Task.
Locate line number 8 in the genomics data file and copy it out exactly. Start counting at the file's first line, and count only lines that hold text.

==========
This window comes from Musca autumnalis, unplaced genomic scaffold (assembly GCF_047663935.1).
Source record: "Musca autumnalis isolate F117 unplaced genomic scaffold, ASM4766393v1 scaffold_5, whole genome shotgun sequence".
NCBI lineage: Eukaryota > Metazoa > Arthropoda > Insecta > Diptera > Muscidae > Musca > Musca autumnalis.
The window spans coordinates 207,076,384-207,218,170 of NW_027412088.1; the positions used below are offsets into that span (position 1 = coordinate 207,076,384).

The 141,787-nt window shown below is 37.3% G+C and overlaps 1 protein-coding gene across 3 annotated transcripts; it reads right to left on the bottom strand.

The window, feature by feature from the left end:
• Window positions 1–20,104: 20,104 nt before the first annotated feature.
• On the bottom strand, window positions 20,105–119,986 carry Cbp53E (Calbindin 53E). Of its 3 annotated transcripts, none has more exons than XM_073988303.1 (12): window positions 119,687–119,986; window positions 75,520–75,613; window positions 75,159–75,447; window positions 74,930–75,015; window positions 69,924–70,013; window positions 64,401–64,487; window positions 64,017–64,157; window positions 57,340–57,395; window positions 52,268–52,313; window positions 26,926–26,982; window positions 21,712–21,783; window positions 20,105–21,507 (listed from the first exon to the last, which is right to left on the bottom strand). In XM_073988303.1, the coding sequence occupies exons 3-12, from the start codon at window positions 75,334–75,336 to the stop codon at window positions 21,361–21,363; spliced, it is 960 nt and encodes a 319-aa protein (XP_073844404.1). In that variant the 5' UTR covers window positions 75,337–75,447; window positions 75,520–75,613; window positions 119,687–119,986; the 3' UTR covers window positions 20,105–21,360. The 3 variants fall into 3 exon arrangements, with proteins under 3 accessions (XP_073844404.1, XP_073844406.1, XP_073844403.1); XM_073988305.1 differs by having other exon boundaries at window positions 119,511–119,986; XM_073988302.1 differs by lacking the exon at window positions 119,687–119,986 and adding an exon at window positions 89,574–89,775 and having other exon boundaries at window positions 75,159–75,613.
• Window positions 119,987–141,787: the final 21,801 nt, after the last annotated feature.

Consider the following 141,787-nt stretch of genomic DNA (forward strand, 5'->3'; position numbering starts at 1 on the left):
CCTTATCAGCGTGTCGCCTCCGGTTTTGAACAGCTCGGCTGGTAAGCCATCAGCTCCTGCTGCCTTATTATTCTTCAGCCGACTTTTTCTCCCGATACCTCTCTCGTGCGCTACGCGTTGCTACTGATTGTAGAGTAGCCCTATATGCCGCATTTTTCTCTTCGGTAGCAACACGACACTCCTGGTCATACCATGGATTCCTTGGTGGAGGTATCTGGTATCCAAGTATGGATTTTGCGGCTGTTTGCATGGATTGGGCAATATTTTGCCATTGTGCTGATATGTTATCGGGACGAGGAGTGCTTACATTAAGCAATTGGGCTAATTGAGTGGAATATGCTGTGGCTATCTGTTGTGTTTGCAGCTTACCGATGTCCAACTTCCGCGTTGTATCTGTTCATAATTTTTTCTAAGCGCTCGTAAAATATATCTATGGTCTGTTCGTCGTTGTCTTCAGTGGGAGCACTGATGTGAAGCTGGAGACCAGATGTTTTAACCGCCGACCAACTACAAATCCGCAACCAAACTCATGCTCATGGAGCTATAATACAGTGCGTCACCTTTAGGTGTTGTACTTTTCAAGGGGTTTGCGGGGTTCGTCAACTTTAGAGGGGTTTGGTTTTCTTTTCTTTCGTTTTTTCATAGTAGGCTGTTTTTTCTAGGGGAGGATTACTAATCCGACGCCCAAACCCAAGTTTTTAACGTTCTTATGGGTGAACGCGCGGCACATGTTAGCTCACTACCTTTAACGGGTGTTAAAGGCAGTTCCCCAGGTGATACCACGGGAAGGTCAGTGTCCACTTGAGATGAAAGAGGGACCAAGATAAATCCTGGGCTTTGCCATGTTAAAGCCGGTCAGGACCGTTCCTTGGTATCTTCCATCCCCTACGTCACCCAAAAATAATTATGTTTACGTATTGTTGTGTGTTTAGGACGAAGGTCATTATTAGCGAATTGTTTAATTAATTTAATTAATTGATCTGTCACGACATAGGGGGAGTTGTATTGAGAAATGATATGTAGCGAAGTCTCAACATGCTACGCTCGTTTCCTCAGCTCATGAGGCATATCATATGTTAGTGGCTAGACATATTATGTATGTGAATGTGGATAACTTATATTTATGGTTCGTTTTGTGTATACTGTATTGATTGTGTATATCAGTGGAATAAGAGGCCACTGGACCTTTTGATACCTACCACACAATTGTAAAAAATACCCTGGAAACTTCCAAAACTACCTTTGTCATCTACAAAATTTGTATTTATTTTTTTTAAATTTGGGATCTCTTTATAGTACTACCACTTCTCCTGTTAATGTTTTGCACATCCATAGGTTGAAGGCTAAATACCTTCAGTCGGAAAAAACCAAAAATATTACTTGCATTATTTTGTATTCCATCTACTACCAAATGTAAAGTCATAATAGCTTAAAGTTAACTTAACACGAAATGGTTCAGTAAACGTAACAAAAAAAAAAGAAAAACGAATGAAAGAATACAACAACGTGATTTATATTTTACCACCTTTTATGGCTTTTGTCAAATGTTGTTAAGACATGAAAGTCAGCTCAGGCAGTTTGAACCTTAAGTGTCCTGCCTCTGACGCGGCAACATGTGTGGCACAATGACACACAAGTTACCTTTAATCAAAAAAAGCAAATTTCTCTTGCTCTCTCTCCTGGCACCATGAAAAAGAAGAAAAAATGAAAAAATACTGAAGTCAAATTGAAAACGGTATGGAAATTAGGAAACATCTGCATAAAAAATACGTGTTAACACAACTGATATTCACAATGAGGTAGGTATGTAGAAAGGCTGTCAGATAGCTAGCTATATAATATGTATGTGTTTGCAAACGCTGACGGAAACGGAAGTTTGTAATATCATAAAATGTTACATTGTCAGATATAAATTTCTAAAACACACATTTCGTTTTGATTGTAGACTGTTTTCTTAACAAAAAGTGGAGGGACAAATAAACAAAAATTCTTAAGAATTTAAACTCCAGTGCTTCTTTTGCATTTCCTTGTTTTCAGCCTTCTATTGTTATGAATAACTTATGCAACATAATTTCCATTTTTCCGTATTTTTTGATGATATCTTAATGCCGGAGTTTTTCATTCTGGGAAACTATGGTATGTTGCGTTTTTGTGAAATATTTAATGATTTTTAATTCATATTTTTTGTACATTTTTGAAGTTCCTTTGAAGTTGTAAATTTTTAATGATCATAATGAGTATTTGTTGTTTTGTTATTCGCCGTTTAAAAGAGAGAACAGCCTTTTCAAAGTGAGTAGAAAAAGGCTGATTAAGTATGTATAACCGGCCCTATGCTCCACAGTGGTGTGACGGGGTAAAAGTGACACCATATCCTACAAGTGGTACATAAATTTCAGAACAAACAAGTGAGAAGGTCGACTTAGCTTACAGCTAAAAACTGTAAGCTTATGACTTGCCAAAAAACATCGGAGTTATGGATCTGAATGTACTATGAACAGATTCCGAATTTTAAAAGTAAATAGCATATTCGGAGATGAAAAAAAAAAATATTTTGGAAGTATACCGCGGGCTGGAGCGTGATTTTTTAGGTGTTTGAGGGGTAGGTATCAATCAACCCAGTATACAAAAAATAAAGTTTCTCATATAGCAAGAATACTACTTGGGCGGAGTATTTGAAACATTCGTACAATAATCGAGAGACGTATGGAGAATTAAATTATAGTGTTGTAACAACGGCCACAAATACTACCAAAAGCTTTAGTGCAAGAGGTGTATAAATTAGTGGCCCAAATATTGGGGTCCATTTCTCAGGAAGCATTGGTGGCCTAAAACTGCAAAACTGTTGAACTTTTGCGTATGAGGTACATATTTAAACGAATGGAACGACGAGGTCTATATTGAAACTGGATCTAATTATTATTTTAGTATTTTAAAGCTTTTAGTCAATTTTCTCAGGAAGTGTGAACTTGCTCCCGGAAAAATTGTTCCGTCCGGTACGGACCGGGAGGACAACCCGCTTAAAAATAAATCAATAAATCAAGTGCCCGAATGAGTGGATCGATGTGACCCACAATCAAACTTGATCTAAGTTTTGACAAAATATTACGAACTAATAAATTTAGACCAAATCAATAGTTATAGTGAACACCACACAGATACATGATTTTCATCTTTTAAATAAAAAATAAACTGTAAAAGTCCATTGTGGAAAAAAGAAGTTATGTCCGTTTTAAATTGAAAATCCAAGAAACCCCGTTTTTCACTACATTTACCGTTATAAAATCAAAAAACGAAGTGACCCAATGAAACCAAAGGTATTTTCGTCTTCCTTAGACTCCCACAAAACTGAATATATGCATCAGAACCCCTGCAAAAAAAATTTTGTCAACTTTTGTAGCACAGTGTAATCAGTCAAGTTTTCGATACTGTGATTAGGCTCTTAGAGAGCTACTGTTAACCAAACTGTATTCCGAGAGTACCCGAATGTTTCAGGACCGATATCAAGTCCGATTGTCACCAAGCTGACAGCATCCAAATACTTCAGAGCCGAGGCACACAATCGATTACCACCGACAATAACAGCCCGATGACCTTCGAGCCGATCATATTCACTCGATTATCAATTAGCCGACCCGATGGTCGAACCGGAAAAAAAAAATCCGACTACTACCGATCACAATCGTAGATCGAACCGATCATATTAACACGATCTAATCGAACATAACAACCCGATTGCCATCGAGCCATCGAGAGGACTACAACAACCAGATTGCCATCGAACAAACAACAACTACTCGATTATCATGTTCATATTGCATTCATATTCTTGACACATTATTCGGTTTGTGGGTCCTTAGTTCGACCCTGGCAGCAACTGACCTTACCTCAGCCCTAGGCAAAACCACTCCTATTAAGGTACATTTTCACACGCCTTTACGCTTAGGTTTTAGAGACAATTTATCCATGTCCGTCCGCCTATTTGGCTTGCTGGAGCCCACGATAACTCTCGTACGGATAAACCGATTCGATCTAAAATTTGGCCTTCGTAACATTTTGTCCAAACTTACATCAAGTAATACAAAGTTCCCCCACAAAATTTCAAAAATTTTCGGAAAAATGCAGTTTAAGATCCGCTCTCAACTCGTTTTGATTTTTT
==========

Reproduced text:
• On the bottom strand, window positions 20,105–119,986 carry Cbp53E (Calbindin 53E). Of its 3 annotated transcripts, none has more exons than XM_073988303.1 (12): window positions 119,687–119,986; window positions 75,520–75,613; window positions 75,159–75,447; window positions 74,930–75,015; window positions 69,924–70,013; window positions 64,401–64,487; window positions 64,017–64,157; window positions 57,340–57,395; window positions 52,268–52,313; window positions 26,926–26,982; window positions 21,712–21,783; window positions 20,105–21,507 (listed from the first exon to the last, which is right to left on the bottom strand). In XM_073988303.1, the coding sequence occupies exons 3-12, from the start codon at window positions 75,334–75,336 to the stop codon at window positions 21,361–21,363; spliced, it is 960 nt and encodes a 319-aa protein (XP_073844404.1). In that variant the 5' UTR covers window positions 75,337–75,447; window positions 75,520–75,613; window positions 119,687–119,986; the 3' UTR covers window positions 20,105–21,360. The 3 variants fall into 3 exon arrangements, with proteins under 3 accessions (XP_073844404.1, XP_073844406.1, XP_073844403.1); XM_073988305.1 differs by having other exon boundaries at window positions 119,511–119,986; XM_073988302.1 differs by lacking the exon at window positions 119,687–119,986 and adding an exon at window positions 89,574–89,775 and having other exon boundaries at window positions 75,159–75,613.